The verse seems pretty clear. God is not tempted by evil, and conversely he does not tempt anyone with evil. So how do a verses like the following fit in with that belief?

‘From this time on, the sword will be a constant threat to your family, because you have despised me by taking Uriah’s wife to be your own.

Because of what you have done, I, the LORD, will cause your own household to rebel against you. I will give your wives to another man, and he will go to bed with them in public view. You did it secretly, but I will do this to you openly in the sight of all Israel.’ – 2 Samuel 12:10-12

Do you see who is going to cause this to come on David’s household? It is God! And, a son sleeping with his father’s wife is something God explicitly commanded against, something he calls evil worthy of death.

If a man has intercourse with his father’s wife, both the man and the woman must die, for they are guilty of a capital offense. – Leviticus 20:11

‘Cursed is anyone who has sexual intercourse with his father’s wife, for he has violated his father.’ And all the people will reply, ‘Amen.’ – Deuteronomy 27:20

 
It would definitely seem to me that God is the one causing this, it is inescapable.
Shall a trumpet be blown in the city, and the people not be afraid? shall there be evil in a city, and the LORD hath not done it? – Amos 3:6
Notice again who did the evil…
God sent an angel to Jerusalem to destroy it, and as he was destroying, the Lord beheld, and He regretted and relented of the evil and said to the destroying angel, It is enough; now stay your hand. And the angel of the Lord stood by the threshing floor of Ornan the Jebusite. – 1 Chronicles 21:15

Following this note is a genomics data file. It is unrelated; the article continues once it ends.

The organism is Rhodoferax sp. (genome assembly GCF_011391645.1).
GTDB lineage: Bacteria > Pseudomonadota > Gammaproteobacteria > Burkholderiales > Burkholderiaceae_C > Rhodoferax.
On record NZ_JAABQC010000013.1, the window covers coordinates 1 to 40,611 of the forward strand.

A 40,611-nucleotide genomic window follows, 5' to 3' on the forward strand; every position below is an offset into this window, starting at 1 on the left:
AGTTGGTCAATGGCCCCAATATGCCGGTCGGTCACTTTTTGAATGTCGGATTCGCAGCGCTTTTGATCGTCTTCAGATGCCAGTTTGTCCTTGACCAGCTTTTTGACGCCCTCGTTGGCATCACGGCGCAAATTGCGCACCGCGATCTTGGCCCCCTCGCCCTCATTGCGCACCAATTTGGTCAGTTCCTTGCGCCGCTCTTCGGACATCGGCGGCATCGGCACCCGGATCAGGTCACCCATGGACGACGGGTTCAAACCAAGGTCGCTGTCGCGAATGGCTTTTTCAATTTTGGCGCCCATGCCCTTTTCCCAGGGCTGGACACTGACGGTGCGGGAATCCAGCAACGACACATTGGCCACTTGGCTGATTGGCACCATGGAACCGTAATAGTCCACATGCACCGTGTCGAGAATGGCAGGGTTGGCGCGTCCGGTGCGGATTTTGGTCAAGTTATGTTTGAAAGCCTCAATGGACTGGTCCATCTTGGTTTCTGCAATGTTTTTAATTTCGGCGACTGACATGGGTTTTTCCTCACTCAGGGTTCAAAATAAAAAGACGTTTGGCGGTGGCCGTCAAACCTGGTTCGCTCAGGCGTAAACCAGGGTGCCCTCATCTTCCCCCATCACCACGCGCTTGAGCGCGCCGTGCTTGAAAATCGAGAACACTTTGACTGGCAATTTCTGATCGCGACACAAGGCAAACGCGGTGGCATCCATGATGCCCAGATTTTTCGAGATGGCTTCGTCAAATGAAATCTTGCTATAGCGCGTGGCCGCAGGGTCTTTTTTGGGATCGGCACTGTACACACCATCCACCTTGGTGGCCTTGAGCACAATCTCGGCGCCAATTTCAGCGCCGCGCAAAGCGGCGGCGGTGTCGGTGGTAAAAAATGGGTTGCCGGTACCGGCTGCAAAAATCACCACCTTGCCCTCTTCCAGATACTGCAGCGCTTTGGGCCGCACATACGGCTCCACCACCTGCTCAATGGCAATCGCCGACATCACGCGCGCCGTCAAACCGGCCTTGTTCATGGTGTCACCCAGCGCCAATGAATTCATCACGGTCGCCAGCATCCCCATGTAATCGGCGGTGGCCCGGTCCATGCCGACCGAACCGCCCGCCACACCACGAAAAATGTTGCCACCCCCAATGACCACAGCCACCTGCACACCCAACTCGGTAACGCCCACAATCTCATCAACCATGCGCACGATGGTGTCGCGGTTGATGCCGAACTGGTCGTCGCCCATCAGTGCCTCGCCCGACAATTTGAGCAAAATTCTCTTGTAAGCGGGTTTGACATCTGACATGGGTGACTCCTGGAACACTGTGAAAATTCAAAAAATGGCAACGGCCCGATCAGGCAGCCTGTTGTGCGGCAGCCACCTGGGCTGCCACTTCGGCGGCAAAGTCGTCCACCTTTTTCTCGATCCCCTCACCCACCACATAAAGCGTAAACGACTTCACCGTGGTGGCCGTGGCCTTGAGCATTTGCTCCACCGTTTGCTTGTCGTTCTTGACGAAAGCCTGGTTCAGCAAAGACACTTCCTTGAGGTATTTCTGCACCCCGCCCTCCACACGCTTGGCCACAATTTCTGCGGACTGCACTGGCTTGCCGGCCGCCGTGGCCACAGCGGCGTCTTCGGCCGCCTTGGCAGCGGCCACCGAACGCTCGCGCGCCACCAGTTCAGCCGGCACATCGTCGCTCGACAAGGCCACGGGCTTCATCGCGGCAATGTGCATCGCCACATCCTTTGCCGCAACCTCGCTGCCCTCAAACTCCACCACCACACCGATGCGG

I am not in any way implying that God is evil. But it seems clear that God does use it for his own purposes and certainly can direct and cause it to come upon those he is punishing.
 
To be fair, I do need to point out that many of the instances of the word ‘evil’ are alternatively translated as ‘disaster’ or ‘calamity’. But the incident below is crystal clear. 
But an evil spirit from the LORD came upon Saul as he was sitting in his house with his spear in his hand. While David was playing the harp… – 1 Samuel 19:9 
There is no mistaking that the Lord sent the evil spirit.
 
I don’t pretend to know what all this means. But, I do know this; I don’t want to anger God. I don’t want his judgment. I much rather prefer his mercy. Thank God for his son Jesus. 

Therefore, there is now no condemnation for those who are in Christ Jesus, because through Christ Jesus the law of the Spirit of life set me free from the law of sin and death. For what the law was powerless to do in that it was weakened by the sinful nature, God did by sending his own Son in the likeness of sinful man to be a sin offering. And so he condemned sin in sinful man, in order that the righteous requirements of the law might be fully met in us, who do not live according to the sinful nature but according to the Spirit. – Romans 8:1-4

It isn’t that I never sin. However, that is no longer my nature. Christ living in me cleanses me from all unrighteousness.

Father, thank you for Jesus. Without him I would deserve all the evil that exists. May I bring honor to your name. In Jesus’ name, Amen.

Don’t cause evil. Jan